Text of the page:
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    I see no merit in the idea that "duplicate" is the antithesis of "continuation". The two concepts have nothing to do with each other: originals or duplicates or triplicates can all be continuations equally well, provided they don't exhibit a discontinuity of some sort. If the duplication process is perfect, then by definition there is no discontinuity: A is B1 but also B2. And we have no reason to think the duplication process would be imperfect.

    Timo Saloniemi
     
  11. jpv2000

    jpv2000 Captain Captain

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    Now that was just plain mean. :klingon:
     
  12. Nine of Four

    Nine of Four Commander Red Shirt

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    I said similar. :p But you make a good philosophical point. The were not "good and evil", as I put it, they just had tendencies leaning in that direction.

    -:klingon:
     
  13. Lance

    Lance Rear Admiral Rear Admiral

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    I always thought the 'message' of Second Chances was a bit skewed. Ultimately Tom Riker is a younger Will Riker brought forward in time. He's the ambitious young career man who flirts with Deanna Troi but takes the first opportunity to start climbing that career ladder again. The episode starts out by trying to make us buy that maybe this 'younger' Riker has learnt lessons that Commander Riker never did, that his isolation on the planet and his career having stalled (as opposed to Will's apparently meteoric rise from baby-faced Ensign on the Pegasus through to first officer of the flagship in the space of only about six years according to the Okuda chronolgy) has taught Tom to appreciate what he didn't get a chance to do. But then it drops the bomb that, hey, under the surface he's still Will Riker, and he's more than happy to dick around with Deanna's feelings again (although at least he's got the balls to actually rock up and say goodbye to her this time around). The ultimate message seems to be, hey, Riker is still Riker no matter what. Which makes the episode a little pointless IMO.

    Yes, Tom adopts a new name and ultimately takes a very different turn of character when he signs up with the Maquis in DS9. But in terms of Second Chances alone, there is just something a little off about the way it feeds us one message, about 'the road not taken'... and then does the complete antithesis of that message in practice. :vulcan:
     
  14. R. Star

    R. Star Rear Admiral Rear Admiral

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    I always wondered why Tom didn't get promoted to Lieutenant Commander. That same episode said he was promoted for his bravery in that evacuation that created the double. So Tom did that every bit as much as Will.
     
  15. Bad Thoughts

    Bad Thoughts Commodore Commodore

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    I would think that Tom Riker's questionable grooming choices would disqualify him, but more broadly, a promotion in rank is not in itself a reward for courage (or any other display), but an assignment of new duties and responsibilities. Displays of courage figure would figure into a promotion, but presumably Riker would need to demonstrate that he can perform at a higher level, which might not be as easy after years in isolation.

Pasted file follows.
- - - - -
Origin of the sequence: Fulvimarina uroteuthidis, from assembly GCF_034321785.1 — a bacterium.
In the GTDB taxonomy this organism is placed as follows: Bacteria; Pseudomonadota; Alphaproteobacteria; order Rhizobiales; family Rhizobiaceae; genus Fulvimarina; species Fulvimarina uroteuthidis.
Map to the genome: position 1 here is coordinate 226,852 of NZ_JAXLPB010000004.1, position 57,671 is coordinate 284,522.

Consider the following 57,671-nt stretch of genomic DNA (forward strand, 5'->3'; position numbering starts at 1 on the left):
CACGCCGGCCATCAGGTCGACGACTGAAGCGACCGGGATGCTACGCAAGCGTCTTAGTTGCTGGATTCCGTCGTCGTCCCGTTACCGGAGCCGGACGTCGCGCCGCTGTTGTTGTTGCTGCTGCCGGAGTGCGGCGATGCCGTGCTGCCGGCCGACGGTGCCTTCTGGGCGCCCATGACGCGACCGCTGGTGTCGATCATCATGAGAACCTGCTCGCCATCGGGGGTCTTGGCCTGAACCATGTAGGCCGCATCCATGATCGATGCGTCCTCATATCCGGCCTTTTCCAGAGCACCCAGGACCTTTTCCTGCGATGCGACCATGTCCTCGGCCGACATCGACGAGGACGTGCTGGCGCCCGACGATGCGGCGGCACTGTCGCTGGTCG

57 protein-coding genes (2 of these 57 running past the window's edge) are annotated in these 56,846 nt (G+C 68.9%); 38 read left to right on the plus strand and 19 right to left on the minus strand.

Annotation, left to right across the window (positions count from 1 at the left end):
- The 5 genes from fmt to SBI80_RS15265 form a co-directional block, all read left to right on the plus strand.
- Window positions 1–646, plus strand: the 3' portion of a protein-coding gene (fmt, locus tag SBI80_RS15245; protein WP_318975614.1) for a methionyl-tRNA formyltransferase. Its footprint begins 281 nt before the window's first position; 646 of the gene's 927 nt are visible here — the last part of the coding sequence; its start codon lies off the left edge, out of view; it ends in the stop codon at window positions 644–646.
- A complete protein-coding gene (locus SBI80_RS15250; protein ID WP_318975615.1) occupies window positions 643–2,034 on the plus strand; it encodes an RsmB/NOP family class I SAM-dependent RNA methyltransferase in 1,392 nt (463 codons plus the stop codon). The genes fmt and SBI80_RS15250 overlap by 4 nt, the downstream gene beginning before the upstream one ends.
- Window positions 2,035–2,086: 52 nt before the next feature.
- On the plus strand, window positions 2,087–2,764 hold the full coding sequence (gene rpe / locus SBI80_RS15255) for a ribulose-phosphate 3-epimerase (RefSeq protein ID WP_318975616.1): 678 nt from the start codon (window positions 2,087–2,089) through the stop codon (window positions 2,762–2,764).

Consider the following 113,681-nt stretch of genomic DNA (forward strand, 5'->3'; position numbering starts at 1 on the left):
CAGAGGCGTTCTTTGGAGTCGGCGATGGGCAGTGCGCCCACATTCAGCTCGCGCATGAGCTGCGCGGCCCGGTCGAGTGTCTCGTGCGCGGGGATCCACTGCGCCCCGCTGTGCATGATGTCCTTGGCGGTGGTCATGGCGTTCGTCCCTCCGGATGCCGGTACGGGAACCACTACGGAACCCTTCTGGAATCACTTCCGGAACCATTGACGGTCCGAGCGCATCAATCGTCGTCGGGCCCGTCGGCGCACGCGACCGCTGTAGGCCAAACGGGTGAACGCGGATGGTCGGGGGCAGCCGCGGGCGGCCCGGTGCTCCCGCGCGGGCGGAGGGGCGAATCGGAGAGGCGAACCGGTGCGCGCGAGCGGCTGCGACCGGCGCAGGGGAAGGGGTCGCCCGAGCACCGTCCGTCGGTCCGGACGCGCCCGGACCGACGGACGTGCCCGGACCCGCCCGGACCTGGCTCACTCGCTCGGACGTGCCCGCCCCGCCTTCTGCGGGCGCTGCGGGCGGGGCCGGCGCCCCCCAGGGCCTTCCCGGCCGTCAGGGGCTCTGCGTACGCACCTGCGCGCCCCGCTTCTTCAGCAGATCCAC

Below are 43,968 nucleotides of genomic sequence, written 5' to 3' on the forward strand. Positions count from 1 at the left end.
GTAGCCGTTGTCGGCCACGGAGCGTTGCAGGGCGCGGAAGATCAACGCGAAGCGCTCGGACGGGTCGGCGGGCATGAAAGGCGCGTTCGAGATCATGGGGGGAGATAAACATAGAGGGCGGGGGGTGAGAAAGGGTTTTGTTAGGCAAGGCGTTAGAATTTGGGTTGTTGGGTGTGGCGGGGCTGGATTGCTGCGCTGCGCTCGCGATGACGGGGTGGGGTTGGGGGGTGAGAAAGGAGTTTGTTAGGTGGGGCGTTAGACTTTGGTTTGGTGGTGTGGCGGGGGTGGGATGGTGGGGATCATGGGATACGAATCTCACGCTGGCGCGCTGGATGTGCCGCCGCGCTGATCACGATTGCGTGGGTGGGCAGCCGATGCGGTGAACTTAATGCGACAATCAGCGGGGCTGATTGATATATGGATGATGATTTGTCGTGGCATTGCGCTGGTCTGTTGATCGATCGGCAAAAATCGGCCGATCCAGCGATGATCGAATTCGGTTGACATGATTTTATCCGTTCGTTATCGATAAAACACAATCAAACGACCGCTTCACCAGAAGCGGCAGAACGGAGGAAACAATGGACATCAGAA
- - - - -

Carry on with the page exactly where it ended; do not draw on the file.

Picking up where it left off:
16. Start Wreck

    Start Wreck Fleet Captain Fleet Captain

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    Plus everybody would be calling them both "Commander Riker", and that would just be confusing. :)
     
  17. Timo

    Timo Admiral Admiral

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    It's also possible that the original Riker's career skyrocketed mostly because Admiral Pressman was bribing him with promotions to ensure his silence. And either he wouldn't go to the same trouble with Tom Riker because the same perks wouldn't have the same effect on a man whose life and career already were completely different - or because he simply didn't have time to do anything about Tom before "The Pegasus" happened.

    Timo Saloniemi
     
  18. R. Star

    R. Star Rear Admiral Rear Admiral

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    Not arguing with you in regards to our miliatries... but directly from the episode.

    TROI
    You see... he earned a promotion very quickly.
    LT. RIKER
    I know. (with irony) For exceptional valor during the evacuation of the research station on Nervala Four. (off her reaction) I looked over his service record.

    So it stands to reason that if Will got promoted for that "exceptional valor" that Tom also displayed, he should too. Not that he shouldn't be headed directly to the nearest Academy for some refresher courses and desk duty probably until he gets back into the loop of things. But Star Trek is flexible in things like that. And what's his grooming have to do with anything? Failure to adhere to dress code while marooned with no hope of rescue?
     
  19. DonIago

    DonIago Vice Admiral Admiral

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    A Starfleet Officer is expected to maintain discipline at all times, not merely when he expects to deal with his fellow officers! :p
     
  20. Lindley

    Lindley Moderator with a Soul Moderator

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    There's an explanation deriving from the Voyager episode "Deadlock". In that episode, a spatial anomaly splits the entire ship in two, but the two Voyagers are not *quite* in the same reality. Imagine if you will, that they were in two parallel quantum realities which split at that moment. Reality splitting happens all the time, it would seem. The odd thing there was something prevented the split from completing normally.

    So let's say the same thing happened with Riker. It was a dangerous beaming; in one quantum reality it succeeded, and in another he was reflected back to the planet. In all likelihood he was disintegrated in a third, but that doesn't matter here. What if the anomaly wasn't a transporter split at all, but simply a transit between quantum realities by the reflected transporter beam so it ended up in the wrong one?